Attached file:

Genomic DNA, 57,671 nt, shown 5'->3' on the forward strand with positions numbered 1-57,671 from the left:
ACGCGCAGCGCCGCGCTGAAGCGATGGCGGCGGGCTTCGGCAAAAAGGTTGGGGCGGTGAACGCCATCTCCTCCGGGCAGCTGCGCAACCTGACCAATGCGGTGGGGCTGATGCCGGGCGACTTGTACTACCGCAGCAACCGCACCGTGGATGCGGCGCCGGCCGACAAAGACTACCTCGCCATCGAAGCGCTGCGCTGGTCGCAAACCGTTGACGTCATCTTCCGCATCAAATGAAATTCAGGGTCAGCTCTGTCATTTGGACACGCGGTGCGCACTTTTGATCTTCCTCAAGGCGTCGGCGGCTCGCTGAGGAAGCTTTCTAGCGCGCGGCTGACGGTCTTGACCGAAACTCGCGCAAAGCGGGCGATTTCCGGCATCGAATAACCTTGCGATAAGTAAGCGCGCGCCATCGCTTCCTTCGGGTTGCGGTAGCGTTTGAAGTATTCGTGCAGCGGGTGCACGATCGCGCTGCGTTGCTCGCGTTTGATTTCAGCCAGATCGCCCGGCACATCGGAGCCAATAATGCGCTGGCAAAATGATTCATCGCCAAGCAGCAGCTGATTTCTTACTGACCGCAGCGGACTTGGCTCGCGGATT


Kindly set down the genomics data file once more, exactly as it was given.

Genomic DNA, 57,671 nt, shown 5'->3' on the forward strand with positions numbered 1-57,671 from the left:
ACGCGCAGCGCCGCGCTGAAGCGATGGCGGCGGGCTTCGGCAAAAAGGTTGGGGCGGTGAACGCCATCTCCTCCGGGCAGCTGCGCAACCTGACCAATGCGGTGGGGCTGATGCCGGGCGACTTGTACTACCGCAGCAACCGCACCGTGGATGCGGCGCCGGCCGACAAAGACTACCTCGCCATCGAAGCGCTGCGCTGGTCGCAAACCGTTGACGTCATCTTCCGCATCAAATGAAATTCAGGGTCAGCTCTGTCATTTGGACACGCGGTGCGCACTTTTGATCTTCCTCAAGGCGTCGGCGGCTCGCTGAGGAAGCTTTCTAGCGCGCGGCTGACGGTCTTGACCGAAACTCGCGCAAAGCGGGCGATTTCCGGCATCGAATAACCTTGCGATAAGTAAGCGCGCGCCATCGCTTCCTTCGGGTTGCGGTAGCGTTTGAAGTATTCGTGCAGCGGGTGCACGATCGCGCTGCGTTGCTCGCGTTTGATTTCAGCCAGATCGCCCGGCACATCGGAGCCAATAATGCGCTGGCAAAATGATTCATCGCCAAGCAGCAGCTGATTTCTTACTGACCGCAGCGGACTTGGCTCGCGGATT